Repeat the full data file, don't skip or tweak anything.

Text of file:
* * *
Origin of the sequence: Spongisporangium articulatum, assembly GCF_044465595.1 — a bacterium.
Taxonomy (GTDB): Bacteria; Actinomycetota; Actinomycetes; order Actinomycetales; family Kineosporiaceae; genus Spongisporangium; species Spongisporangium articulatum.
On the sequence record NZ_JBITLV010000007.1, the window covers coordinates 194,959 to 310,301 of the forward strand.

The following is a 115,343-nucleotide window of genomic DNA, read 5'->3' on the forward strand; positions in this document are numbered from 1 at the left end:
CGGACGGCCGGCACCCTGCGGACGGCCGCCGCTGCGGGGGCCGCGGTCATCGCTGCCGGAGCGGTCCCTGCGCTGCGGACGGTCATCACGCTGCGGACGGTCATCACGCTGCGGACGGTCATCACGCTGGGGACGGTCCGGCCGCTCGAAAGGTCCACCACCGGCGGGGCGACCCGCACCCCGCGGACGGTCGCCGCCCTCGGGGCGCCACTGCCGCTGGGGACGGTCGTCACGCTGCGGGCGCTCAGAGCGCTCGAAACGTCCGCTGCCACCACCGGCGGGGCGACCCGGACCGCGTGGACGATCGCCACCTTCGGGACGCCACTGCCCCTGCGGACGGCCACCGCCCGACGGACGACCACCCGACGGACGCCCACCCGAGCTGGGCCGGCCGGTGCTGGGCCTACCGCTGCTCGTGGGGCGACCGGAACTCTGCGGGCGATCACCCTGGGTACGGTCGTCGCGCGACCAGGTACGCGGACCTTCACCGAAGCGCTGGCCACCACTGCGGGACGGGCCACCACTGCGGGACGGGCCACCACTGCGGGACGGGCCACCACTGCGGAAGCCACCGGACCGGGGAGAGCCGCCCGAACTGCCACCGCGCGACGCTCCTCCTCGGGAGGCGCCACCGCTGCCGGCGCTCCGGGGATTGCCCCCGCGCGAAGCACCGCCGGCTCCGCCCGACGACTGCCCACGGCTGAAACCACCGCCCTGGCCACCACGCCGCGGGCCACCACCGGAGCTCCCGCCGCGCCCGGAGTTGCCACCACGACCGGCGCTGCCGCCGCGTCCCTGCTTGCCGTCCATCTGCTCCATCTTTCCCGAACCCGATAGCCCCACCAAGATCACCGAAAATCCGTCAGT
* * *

Origin of the sequence: Spongisporangium articulatum, assembly GCF_044465595.1 — a bacterium.
Taxonomy (GTDB): Bacteria; Actinomycetota; Actinomycetes; order Actinomycetales; family Kineosporiaceae; genus Spongisporangium; species Spongisporangium articulatum.
On the sequence record NZ_JBITLV010000007.1, the window covers coordinates 194,959 to 310,301 of the forward strand.

The following is a 115,343-nucleotide window of genomic DNA, read 5'->3' on the forward strand; positions in this document are numbered from 1 at the left end:
CGGACGGCCGGCACCCTGCGGACGGCCGCCGCTGCGGGGGCCGCGGTCATCGCTGCCGGAGCGGTCCCTGCGCTGCGGACGGTCATCACGCTGCGGACGGTCATCACGCTGCGGACGGTCATCACGCTGGGGACGGTCCGGCCGCTCGAAAGGTCCACCACCGGCGGGGCGACCCGCACCCCGCGGACGGTCGCCGCCCTCGGGGCGCCACTGCCGCTGGGGACGGTCGTCACGCTGCGGGCGCTCAGAGCGCTCGAAACGTCCGCTGCCACCACCGGCGGGGCGACCCGGACCGCGTGGACGATCGCCACCTTCGGGACGCCACTGCCCCTGCGGACGGCCACCGCCCGACGGACGACCACCCGACGGACGCCCACCCGAGCTGGGCCGGCCGGTGCTGGGCCTACCGCTGCTCGTGGGGCGACCGGAACTCTGCGGGCGATCACCCTGGGTACGGTCGTCGCGCGACCAGGTACGCGGACCTTCACCGAAGCGCTGGCCACCACTGCGGGACGGGCCACCACTGCGGGACGGGCCACCACTGCGGGACGGGCCACCACTGCGGAAGCCACCGGACCGGGGAGAGCCGCCCGAACTGCCACCGCGCGACGCTCCTCCTCGGGAGGCGCCACCGCTGCCGGCGCTCCGGGGATTGCCCCCGCGCGAAGCACCGCCGGCTCCGCCCGACGACTGCCCACGGCTGAAACCACCGCCCTGGCCACCACGCCGCGGGCCACCACCGGAGCTCCCGCCGCGCCCGGAGTTGCCACCACGACCGGCGCTGCCGCCGCGTCCCTGCTTGCCGTCCATCTGCTCCATCTTTCCCGAACCCGATAGCCCCACCAAGATCACCGAAAATCCGTCAGT